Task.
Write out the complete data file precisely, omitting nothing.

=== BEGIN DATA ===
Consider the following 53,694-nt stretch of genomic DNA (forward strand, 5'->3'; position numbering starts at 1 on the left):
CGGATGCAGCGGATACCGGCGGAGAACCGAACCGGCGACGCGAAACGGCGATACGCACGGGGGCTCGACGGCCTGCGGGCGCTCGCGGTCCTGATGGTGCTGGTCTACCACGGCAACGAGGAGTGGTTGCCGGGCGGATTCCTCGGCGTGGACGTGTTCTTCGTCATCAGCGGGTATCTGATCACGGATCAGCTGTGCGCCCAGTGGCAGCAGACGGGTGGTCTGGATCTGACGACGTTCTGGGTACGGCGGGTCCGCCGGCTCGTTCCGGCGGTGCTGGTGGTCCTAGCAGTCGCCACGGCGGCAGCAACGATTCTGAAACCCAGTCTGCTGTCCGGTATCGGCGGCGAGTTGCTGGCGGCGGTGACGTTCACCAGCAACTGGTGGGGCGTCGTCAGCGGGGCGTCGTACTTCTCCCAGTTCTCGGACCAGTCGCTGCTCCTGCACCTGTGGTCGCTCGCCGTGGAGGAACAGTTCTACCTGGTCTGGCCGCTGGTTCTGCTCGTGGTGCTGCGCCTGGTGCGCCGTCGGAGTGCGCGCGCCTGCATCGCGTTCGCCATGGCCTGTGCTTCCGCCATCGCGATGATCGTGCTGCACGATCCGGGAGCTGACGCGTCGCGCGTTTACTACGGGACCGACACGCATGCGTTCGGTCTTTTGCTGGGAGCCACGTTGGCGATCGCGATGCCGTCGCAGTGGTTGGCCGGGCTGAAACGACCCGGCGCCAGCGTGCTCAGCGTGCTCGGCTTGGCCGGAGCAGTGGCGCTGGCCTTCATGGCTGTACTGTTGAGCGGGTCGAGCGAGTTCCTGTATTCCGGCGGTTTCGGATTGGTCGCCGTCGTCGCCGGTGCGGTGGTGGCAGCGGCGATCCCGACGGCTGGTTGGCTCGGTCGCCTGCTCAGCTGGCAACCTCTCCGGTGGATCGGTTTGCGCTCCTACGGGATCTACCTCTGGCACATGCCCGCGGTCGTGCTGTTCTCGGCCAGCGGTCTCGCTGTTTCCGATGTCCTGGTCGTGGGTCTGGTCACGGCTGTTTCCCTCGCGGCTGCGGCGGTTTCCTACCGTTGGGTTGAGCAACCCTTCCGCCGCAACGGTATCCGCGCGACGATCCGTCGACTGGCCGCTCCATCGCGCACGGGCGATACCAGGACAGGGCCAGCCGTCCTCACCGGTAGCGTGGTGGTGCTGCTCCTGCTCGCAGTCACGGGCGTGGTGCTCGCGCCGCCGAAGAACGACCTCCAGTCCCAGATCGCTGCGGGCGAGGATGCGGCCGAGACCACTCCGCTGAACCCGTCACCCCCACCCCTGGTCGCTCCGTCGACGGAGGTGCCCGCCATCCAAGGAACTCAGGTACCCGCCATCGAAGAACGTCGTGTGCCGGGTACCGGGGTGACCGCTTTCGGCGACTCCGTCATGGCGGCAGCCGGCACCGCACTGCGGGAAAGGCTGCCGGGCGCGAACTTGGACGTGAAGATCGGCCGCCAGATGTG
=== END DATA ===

Consider the following 53,694-nt stretch of genomic DNA (forward strand, 5'->3'; position numbering starts at 1 on the left):
CGGATGCAGCGGATACCGGCGGAGAACCGAACCGGCGACGCGAAACGGCGATACGCACGGGGGCTCGACGGCCTGCGGGCGCTCGCGGTCCTGATGGTGCTGGTCTACCACGGCAACGAGGAGTGGTTGCCGGGCGGATTCCTCGGCGTGGACGTGTTCTTCGTCATCAGCGGGTATCTGATCACGGATCAGCTGTGCGCCCAGTGGCAGCAGACGGGTGGTCTGGATCTGACGACGTTCTGGGTACGGCGGGTCCGCCGGCTCGTTCCGGCGGTGCTGGTGGTCCTAGCAGTCGCCACGGCGGCAGCAACGATTCTGAAACCCAGTCTGCTGTCCGGTATCGGCGGCGAGTTGCTGGCGGCGGTGACGTTCACCAGCAACTGGTGGGGCGTCGTCAGCGGGGCGTCGTACTTCTCCCAGTTCTCGGACCAGTCGCTGCTCCTGCACCTGTGGTCGCTCGCCGTGGAGGAACAGTTCTACCTGGTCTGGCCGCTGGTTCTGCTCGTGGTGCTGCGCCTGGTGCGCCGTCGGAGTGCGCGCGCCTGCATCGCGTTCGCCATGGCCTGTGCTTCCGCCATCGCGATGATCGTGCTGCACGATCCGGGAGCTGACGCGTCGCGCGTTTACTACGGGACCGACACGCATGCGTTCGGTCTTTTGCTGGGAGCCACGTTGGCGATCGCGATGCCGTCGCAGTGGTTGGCCGGGCTGAAACGACCCGGCGCCAGCGTGCTCAGCGTGCTCGGCTTGGCCGGAGCAGTGGCGCTGGCCTTCATGGCTGTACTGTTGAGCGGGTCGAGCGAGTTCCTGTATTCCGGCGGTTTCGGATTGGTCGCCGTCGTCGCCGGTGCGGTGGTGGCAGCGGCGATCCCGACGGCTGGTTGGCTCGGTCGCCTGCTCAGCTGGCAACCTCTCCGGTGGATCGGTTTGCGCTCCTACGGGATCTACCTCTGGCACATGCCCGCGGTCGTGCTGTTCTCGGCCAGCGGTCTCGCTGTTTCCGATGTCCTGGTCGTGGGTCTGGTCACGGCTGTTTCCCTCGCGGCTGCGGCGGTTTCCTACCGTTGGGTTGAGCAACCCTTCCGCCGCAACGGTATCCGCGCGACGATCCGTCGACTGGCCGCTCCATCGCGCACGGGCGATACCAGGACAGGGCCAGCCGTCCTCACCGGTAGCGTGGTGGTGCTGCTCCTGCTCGCAGTCACGGGCGTGGTGCTCGCGCCGCCGAAGAACGACCTCCAGTCCCAGATCGCTGCGGGCGAGGATGCGGCCGAGACCACTCCGCTGAACCCGTCACCCCCACCCCTGGTCGCTCCGTCGACGGAGGTGCCCGCCATCCAAGGAACTCAGGTACCCGCCATCGAAGAACGTCGTGTGCCGGGTACCGGGGTGACCGCTTTCGGCGACTCCGTCATGGCGGCAGCCGGCACCGCACTGCGGGAAAGGCTGCCGGGCGCGAACTTGGACGTGAAGATCGGCCGCCAGATGTG